December 30, 2010
Looking back on 2010, I put together a list of my top 10 favorite things that made a difference in my year and was surprised to see how heavily travel featured in my list:
Pandora One: I love listening to music while working, so my iPod is always close by. But this year I discovered Pandora – a music streaming service that finds and plays songs based around any favorite song you use to seed it. You can create multiple “stations” around different songs, composers, bands and even combine multiple seed songs on one station. I have created music stations for every genre of music to suit my mood. For example, while writing research I listen to one of six classical stations and while chilling with a glass of my favorite wine I listen to a station I called… "glass of wine radio"! Pandora offers a free version supported by ads and a premium version, Pandora One, which offers unlimited high-fidelity ad-free streaming for $36 a year. This year I moved to Pandora One because I wanted the higher-quality music feed and I love finding new music through Pandora. I regularly listen to Pandora on my PC, through the desktop app, and on my BlackBerry, which I connect to my home audio system to play music back through my hi-fi. http://www.pandora.com
Netflix Watch Instantly: I don’t watch a lot of TV, but my wife and I are real movie buffs so having easy access to movies through streaming is a big deal for us. We love the variety available through Netflix and their watch instantly service. As well as watching movies, we also find ourselves watching TV series through the service. http://netflix.com
TED videos: I just discovered TED online videos this year (I've known about TED for years but hadn't realized so many great videos were available online). The TED talks are at times amazing and at times inspiring –and sometimes both at the same time. If you haven't watched TED yet, check it out at TED.com. The TED app for the iPad is brilliant — which brings me to…
iPad: I was a late adopter of the iPad. Frankly, I couldn't see the need for yet another digital device in my life. However, after buying one for my wife Sue’s birthday, I was hooked (she let me try it out). Sue bought me one just four weeks later for my birthday — proving the saying that you need to give to get! The iPad brings a whole new dimension to the internet that makes it a great entertainment device as well as a fast research tool. The apps available for the iPad provide a highly intuitive interface to a wealth of great information (and fun). The battery life is simply amazing and the image quality is stunning. My only peeve with it is the lack of support for Flash — with so many web pages using Flash, this really prevents the iPad from being a truly great web device. Regardless of Flash, Apple has put together a formidable customer experience where iPad customers derive value from far more than a great tablet device — it also comes from the service experience of going to the Apple store and connecting through the App Store and iTunes. While devices can be copied, the value experience is much harder to replicate.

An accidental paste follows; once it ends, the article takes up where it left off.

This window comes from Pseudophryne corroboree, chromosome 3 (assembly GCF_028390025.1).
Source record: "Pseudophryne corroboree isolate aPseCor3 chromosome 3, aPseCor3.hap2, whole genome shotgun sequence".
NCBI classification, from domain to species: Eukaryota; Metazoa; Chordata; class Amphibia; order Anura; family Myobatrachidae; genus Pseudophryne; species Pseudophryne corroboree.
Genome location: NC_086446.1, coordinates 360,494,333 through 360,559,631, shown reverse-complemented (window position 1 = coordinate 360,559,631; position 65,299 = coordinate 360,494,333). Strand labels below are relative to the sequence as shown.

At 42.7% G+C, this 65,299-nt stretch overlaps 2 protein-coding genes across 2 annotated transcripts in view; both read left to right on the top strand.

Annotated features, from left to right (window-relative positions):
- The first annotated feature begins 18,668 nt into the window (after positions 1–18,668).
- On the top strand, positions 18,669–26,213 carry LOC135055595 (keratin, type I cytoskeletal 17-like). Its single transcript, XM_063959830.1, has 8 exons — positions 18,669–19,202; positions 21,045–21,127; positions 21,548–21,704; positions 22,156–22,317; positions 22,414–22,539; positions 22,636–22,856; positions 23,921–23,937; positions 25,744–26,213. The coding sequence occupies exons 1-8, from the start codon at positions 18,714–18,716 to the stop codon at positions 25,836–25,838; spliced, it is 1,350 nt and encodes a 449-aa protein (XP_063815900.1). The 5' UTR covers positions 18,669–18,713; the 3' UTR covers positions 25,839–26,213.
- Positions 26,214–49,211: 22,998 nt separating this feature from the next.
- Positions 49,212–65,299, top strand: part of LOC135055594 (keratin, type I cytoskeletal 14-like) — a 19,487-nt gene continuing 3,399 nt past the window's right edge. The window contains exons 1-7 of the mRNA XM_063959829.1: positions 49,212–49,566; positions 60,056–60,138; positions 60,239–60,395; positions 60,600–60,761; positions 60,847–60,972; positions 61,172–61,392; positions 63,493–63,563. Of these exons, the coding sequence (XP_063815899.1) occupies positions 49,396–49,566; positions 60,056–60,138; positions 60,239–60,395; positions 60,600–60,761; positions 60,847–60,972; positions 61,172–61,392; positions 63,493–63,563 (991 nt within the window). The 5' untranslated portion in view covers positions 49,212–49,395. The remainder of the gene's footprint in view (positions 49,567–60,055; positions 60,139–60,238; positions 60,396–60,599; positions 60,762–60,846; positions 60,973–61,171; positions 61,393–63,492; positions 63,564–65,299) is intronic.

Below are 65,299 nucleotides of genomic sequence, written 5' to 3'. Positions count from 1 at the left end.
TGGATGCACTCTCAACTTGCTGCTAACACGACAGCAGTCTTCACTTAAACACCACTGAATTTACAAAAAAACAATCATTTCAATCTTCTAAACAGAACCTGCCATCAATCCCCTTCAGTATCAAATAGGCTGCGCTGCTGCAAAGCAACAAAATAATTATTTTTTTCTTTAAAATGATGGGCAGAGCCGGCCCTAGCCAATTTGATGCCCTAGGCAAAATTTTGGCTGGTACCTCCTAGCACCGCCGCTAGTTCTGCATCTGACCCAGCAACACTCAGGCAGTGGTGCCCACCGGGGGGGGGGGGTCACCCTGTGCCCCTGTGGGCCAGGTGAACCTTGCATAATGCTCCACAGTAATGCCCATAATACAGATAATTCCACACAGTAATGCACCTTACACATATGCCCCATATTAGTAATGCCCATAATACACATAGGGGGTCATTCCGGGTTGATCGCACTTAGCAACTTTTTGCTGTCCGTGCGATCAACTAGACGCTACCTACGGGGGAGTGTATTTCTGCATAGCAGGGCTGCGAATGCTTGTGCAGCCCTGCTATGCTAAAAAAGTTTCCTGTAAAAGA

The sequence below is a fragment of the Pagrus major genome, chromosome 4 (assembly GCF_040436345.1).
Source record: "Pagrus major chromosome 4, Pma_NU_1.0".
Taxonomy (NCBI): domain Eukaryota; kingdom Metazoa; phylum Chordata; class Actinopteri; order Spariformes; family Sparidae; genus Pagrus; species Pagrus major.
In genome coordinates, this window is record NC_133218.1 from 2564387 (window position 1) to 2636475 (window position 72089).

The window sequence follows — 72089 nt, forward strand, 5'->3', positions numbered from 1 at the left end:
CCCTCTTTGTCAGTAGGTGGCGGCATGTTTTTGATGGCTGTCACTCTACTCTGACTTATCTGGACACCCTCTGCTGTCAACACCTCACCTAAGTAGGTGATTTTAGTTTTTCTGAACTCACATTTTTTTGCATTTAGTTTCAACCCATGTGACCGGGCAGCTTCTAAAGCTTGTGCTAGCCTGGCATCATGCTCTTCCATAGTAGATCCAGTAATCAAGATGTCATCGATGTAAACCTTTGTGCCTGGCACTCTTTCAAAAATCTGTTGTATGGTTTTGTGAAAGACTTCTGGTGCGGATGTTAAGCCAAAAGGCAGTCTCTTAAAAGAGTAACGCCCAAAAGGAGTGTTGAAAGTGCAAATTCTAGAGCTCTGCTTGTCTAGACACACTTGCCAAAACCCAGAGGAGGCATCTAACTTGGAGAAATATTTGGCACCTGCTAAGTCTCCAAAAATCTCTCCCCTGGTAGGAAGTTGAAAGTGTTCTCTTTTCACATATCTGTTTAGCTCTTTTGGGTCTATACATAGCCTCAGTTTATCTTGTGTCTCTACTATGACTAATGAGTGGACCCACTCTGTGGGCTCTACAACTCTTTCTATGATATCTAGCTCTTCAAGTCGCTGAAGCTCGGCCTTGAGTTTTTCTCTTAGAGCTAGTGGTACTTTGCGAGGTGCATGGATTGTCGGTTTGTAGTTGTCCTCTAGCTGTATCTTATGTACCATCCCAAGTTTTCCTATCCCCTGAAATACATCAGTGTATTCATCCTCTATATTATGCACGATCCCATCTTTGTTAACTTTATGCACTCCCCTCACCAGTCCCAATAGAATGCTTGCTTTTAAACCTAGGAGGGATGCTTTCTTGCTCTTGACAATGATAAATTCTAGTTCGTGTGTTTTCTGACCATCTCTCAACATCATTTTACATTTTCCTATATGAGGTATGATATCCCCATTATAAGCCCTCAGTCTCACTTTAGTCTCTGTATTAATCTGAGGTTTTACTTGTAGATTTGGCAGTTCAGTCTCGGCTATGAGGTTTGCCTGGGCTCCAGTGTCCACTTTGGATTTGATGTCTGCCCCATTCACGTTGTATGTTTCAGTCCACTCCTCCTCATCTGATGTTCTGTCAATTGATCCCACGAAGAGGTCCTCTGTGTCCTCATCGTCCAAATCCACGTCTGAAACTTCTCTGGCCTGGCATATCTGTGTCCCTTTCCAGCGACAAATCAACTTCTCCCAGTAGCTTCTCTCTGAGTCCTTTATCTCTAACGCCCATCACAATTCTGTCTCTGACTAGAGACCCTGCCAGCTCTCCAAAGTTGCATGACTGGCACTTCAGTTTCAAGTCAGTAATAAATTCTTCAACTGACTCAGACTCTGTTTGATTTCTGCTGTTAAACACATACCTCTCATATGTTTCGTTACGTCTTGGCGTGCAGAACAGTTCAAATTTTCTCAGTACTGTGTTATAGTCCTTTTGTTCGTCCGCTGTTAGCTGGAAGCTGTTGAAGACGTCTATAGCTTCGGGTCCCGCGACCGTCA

Executive Platinum on American Airlines: Analysts travel a great deal. Finding things that make travel bearable is important when you travel as much as we do. Sticking to one airline as much as possible certainly helps — airlines reward their frequent travelers with many perks. But last year, thanks to a bonus offered by American, I qualified for American Airlines' highest frequent traveler level for the first time, and it transformed my 2010 flying experience. Put simply, at the exec platinum level I rarely traveled in economy because of free upgrades to first class. When you fly 100,000+ miles a year this really makes a huge difference. Unfortunately, you have to travel 100,000+ miles to qualify — on balance I'd prefer to travel less. But if you have to travel, you may as well travel in comfort. Thanks American!